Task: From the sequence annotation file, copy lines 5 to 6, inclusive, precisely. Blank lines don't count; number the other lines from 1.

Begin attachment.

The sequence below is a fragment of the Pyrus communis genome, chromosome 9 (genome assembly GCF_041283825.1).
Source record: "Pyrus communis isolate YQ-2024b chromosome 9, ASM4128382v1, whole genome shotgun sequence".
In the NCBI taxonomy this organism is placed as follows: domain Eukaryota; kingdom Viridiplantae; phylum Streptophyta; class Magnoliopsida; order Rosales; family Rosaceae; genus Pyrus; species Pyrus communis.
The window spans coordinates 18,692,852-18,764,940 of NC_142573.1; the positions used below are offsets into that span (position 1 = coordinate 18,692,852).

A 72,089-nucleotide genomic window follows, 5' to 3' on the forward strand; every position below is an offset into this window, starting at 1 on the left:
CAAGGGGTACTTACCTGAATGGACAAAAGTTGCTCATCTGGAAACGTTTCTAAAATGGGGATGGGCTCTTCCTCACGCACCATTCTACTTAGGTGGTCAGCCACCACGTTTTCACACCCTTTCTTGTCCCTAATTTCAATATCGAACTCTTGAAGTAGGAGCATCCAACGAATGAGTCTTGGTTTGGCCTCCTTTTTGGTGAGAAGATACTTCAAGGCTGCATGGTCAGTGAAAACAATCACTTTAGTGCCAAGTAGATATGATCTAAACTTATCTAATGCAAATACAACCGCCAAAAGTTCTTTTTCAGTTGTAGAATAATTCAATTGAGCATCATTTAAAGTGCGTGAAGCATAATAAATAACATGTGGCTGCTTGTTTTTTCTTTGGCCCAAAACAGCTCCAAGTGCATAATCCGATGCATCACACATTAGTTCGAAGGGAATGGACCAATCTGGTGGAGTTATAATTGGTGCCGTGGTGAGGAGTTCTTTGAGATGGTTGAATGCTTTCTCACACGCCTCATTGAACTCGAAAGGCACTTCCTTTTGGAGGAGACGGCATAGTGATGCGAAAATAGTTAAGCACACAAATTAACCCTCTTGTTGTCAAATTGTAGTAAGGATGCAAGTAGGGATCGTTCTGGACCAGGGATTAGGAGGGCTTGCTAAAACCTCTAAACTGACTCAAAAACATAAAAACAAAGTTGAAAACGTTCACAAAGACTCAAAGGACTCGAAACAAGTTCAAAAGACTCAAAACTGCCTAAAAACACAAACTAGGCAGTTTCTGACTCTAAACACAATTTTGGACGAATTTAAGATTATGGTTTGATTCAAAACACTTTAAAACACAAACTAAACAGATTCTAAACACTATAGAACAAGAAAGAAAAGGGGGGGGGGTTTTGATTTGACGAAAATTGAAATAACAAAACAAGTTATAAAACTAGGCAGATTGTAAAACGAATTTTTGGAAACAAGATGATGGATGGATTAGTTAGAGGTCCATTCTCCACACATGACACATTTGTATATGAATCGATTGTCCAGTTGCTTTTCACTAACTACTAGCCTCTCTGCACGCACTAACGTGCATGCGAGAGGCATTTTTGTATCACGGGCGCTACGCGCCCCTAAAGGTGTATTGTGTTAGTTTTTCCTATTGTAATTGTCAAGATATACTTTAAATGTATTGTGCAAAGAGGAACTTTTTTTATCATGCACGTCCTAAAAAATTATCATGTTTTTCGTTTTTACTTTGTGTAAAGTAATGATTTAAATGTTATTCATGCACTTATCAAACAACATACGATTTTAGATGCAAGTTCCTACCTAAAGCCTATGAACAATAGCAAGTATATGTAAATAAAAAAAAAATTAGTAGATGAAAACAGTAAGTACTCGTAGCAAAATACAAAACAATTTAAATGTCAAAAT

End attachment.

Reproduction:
A 72,089-nucleotide genomic window follows, 5' to 3' on the forward strand; every position below is an offset into this window, starting at 1 on the left:
CAAGGGGTACTTACCTGAATGGACAAAAGTTGCTCATCTGGAAACGTTTCTAAAATGGGGATGGGCTCTTCCTCACGCACCATTCTACTTAGGTGGTCAGCCACCACGTTTTCACACCCTTTCTTGTCCCTAATTTCAATATCGAACTCTTGAAGTAGGAGCATCCAACGAATGAGTCTTGGTTTGGCCTCCTTTTTGGTGAGAAGATACTTCAAGGCTGCATGGTCAGTGAAAACAATCACTTTAGTGCCAAGTAGATATGATCTAAACTTATCTAATGCAAATACAACCGCCAAAAGTTCTTTTTCAGTTGTAGAATAATTCAATTGAGCATCATTTAAAGTGCGTGAAGCATAATAAATAACATGTGGCTGCTTGTTTTTTCTTTGGCCCAAAACAGCTCCAAGTGCATAATCCGATGCATCACACATTAGTTCGAAGGGAATGGACCAATCTGGTGGAGTTATAATTGGTGCCGTGGTGAGGAGTTCTTTGAGATGGTTGAATGCTTTCTCACACGCCTCATTGAACTCGAAAGGCACTTCCTTTTGGAGGAGACGGCATAGTGATGCGAAAATAGTTAAGCACACAAATTAACCCTCTTGTTGTCAAATTGTAGTAAGGATGCAAGTAGGGATCGTTCTGGACCAGGGATTAGGAGGGCTTGCTAAAACCTCTAAACTGACTCAAAAACATAAAAACAAAGTTGAAAACGTTCACAAAGACTCAAAGGACTCGAAACAAGTTCAAAAGACTCAAAACTGCCTAAAAACACAAACTAGGCAGTTTCTGACTCTAAACACAATTTTGGACGAATTTAAGATTATGGTTTGATTCAAAACACTTTAAAACACAAACTAAACAGATTCTAAACACTATAGAACAAGAAAGAAAAGGGGGGGGGGTTTTGATTTGACGAAAATTGAAATAACAAAACAAGTTATAAAACTAGGCAGATTGTAAAACGAATTTTTGGAAACAAGATGATGGATGGATTAGTTAGAGGTCCATTCTCCACACATGACACATTTGTATATGAATCGATTGTCCAGTTGCTTTTCACTAACTACTAGCCTCTCTGCACGCACTAACGTGCATGCGAGAGGCATTTTTGTATCACGGGCGCTACGCGCCCCTAAAGGTGTATTGTGTTAGTTTTTCCTATTGTAATTGTCAAGATATACTTTAAATGTATTGTGCAAAGAGGAACTTTTTTTATCATGCACGTCCTAAAAAATTATCATGTTTTTCGTTTTTACTTTGTGTAAAGTAATGATTTAAATGTTATTCATGCACTTATCAAACAACATACGATTTTAGATGCAAGTTCCTACCTAAAGCCTATGAACAATAGCAAGTATATGTAAATAAAAAAAAAATTAGTAGATGAAAACAGTAAGTACTCGTAGCAAAATACAAAACAATTTAAATGTCAAAAT